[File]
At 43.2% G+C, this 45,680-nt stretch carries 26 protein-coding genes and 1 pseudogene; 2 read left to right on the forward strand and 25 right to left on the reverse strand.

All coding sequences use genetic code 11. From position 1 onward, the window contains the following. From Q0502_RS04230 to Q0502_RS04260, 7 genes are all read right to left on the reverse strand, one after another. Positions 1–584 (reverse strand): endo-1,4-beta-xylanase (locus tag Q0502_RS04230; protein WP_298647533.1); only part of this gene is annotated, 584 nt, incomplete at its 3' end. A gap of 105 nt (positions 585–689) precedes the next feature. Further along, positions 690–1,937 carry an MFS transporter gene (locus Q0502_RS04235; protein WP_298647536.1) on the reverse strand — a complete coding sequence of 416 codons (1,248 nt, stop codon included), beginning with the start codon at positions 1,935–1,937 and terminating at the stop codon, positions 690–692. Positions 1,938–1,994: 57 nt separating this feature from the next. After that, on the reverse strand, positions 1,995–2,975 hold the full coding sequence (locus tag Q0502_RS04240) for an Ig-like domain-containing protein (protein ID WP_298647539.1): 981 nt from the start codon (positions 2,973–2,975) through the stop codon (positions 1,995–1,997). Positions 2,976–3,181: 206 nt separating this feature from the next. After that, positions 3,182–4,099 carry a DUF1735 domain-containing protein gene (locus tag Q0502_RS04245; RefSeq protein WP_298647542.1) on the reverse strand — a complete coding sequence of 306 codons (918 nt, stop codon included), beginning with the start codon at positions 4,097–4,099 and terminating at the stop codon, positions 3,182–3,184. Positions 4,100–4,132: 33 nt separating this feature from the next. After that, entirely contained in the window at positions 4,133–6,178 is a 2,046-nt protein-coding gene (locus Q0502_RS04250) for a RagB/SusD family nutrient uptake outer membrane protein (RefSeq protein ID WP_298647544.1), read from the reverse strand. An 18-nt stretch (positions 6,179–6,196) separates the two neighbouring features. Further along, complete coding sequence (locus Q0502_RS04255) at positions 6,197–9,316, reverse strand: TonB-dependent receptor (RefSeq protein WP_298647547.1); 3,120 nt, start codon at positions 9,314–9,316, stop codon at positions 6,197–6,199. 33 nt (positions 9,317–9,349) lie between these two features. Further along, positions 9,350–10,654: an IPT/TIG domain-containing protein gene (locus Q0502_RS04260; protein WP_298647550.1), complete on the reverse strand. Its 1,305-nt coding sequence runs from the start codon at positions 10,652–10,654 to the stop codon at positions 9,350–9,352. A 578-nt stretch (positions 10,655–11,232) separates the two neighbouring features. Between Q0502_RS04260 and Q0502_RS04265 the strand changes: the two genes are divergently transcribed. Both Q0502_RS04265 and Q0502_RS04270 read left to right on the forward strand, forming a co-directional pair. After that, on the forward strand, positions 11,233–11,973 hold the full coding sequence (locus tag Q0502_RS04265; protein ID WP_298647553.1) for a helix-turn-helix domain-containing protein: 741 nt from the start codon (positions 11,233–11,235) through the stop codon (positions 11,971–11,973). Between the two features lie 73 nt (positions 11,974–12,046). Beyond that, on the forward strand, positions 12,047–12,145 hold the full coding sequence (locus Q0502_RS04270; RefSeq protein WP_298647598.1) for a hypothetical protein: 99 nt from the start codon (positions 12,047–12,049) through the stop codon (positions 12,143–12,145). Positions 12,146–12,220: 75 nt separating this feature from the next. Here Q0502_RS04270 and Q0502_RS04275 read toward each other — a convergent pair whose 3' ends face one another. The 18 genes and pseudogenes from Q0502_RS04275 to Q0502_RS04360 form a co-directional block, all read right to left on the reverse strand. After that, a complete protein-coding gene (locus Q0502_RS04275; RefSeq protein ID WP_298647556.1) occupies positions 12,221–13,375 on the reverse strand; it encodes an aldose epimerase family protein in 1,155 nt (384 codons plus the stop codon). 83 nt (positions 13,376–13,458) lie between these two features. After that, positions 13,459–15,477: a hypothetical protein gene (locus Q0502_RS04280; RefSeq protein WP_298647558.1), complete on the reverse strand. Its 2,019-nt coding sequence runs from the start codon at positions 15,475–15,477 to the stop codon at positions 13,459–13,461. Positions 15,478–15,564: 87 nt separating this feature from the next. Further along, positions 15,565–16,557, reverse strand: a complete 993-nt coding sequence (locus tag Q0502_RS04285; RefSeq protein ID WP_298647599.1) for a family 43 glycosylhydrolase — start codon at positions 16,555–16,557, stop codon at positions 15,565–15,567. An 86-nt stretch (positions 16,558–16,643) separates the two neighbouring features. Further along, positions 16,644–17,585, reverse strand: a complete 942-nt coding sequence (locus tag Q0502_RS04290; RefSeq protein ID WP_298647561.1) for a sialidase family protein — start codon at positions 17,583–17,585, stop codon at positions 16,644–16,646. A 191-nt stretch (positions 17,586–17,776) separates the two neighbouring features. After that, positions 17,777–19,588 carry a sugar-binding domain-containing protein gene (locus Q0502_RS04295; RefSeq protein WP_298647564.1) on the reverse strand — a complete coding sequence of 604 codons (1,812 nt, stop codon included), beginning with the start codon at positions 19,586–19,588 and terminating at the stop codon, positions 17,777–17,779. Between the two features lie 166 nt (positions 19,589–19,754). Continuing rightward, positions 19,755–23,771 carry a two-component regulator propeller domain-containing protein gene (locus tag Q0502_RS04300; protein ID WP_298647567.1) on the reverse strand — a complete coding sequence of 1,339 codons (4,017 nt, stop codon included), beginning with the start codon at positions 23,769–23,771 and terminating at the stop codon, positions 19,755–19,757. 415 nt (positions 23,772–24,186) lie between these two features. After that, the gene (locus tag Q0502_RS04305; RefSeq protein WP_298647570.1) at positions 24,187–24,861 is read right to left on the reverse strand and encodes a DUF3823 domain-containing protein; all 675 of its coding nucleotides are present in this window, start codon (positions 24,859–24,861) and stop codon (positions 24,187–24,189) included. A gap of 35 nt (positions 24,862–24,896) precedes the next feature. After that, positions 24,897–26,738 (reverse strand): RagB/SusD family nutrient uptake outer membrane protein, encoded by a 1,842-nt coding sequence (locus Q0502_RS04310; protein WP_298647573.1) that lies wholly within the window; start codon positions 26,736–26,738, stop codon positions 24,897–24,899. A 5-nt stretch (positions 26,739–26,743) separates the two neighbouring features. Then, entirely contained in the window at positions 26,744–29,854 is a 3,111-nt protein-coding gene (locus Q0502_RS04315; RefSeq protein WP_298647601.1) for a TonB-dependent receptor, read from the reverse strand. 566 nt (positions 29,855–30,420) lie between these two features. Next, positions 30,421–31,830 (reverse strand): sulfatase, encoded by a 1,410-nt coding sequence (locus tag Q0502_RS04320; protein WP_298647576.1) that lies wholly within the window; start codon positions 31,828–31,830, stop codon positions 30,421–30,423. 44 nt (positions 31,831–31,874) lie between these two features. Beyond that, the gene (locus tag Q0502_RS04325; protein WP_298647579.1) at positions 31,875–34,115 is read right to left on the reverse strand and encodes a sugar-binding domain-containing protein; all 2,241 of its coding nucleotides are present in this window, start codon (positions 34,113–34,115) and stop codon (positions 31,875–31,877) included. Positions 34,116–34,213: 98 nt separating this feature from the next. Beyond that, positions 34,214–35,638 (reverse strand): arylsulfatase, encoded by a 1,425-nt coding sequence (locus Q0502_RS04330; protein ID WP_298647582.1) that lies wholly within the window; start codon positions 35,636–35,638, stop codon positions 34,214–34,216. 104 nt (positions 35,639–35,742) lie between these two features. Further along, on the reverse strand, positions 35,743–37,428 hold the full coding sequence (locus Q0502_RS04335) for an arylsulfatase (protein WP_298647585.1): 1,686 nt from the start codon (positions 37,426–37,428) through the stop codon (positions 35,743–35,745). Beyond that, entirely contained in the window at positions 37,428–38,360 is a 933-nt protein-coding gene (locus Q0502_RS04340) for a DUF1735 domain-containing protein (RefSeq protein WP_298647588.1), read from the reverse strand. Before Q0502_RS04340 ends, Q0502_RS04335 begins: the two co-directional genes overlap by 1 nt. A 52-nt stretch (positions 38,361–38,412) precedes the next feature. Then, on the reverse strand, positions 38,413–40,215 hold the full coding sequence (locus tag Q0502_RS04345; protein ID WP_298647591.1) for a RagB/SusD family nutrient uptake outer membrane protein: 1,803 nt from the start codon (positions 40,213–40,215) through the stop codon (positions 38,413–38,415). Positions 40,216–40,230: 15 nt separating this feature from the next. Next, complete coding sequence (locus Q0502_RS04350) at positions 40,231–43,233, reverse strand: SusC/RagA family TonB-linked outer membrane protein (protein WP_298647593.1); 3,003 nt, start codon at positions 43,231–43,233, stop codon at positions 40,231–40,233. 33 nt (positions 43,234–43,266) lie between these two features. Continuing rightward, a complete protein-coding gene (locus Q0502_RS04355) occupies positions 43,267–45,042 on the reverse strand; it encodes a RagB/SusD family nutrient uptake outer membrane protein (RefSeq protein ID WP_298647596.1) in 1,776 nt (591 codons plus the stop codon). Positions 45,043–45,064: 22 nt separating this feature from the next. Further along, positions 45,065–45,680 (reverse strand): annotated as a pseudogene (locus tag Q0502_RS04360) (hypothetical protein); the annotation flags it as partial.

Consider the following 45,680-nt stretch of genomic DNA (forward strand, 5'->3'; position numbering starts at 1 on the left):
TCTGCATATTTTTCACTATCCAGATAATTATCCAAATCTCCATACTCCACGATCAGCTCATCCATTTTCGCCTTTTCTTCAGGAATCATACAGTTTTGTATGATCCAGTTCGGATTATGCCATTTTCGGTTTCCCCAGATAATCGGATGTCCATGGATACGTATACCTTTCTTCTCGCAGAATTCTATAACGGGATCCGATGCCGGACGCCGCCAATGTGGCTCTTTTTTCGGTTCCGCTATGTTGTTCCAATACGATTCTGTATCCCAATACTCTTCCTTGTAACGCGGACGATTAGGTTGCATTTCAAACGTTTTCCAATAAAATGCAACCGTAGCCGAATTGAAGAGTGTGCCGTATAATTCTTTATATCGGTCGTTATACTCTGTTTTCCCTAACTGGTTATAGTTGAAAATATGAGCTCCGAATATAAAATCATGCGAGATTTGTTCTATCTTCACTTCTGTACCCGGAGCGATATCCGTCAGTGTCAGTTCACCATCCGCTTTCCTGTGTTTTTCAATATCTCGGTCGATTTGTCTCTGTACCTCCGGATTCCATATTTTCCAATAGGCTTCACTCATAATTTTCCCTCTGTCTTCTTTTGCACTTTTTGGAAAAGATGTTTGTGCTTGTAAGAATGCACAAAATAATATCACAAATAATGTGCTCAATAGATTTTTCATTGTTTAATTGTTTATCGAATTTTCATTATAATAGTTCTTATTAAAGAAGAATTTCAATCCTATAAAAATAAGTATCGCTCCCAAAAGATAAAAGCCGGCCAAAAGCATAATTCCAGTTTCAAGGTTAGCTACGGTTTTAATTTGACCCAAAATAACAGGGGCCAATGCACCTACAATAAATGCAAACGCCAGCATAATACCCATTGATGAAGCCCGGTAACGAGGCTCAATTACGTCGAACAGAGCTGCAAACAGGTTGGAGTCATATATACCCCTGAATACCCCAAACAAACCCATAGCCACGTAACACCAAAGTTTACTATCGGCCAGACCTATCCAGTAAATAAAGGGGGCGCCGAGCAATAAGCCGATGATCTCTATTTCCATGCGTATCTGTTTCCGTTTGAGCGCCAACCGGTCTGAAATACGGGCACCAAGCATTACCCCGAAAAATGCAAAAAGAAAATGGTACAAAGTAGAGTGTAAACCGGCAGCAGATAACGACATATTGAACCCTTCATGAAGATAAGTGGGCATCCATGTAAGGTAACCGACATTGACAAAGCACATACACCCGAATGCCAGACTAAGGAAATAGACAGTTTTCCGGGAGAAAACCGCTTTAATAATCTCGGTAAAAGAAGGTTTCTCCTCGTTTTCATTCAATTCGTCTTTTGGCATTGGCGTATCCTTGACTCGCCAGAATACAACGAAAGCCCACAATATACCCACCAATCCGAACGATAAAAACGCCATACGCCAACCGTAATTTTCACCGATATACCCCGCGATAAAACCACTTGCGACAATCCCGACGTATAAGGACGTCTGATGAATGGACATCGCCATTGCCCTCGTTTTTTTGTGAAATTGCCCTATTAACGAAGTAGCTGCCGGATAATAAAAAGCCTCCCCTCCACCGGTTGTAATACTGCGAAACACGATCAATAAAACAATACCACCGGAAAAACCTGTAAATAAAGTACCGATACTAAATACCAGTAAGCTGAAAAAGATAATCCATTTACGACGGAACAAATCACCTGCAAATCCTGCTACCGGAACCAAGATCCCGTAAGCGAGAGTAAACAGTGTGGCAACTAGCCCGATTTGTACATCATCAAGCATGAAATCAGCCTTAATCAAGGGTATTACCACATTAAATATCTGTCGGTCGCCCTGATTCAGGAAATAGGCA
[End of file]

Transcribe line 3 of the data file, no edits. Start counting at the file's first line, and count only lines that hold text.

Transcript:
Consider the following 45,680-nt stretch of genomic DNA (forward strand, 5'->3'; position numbering starts at 1 on the left):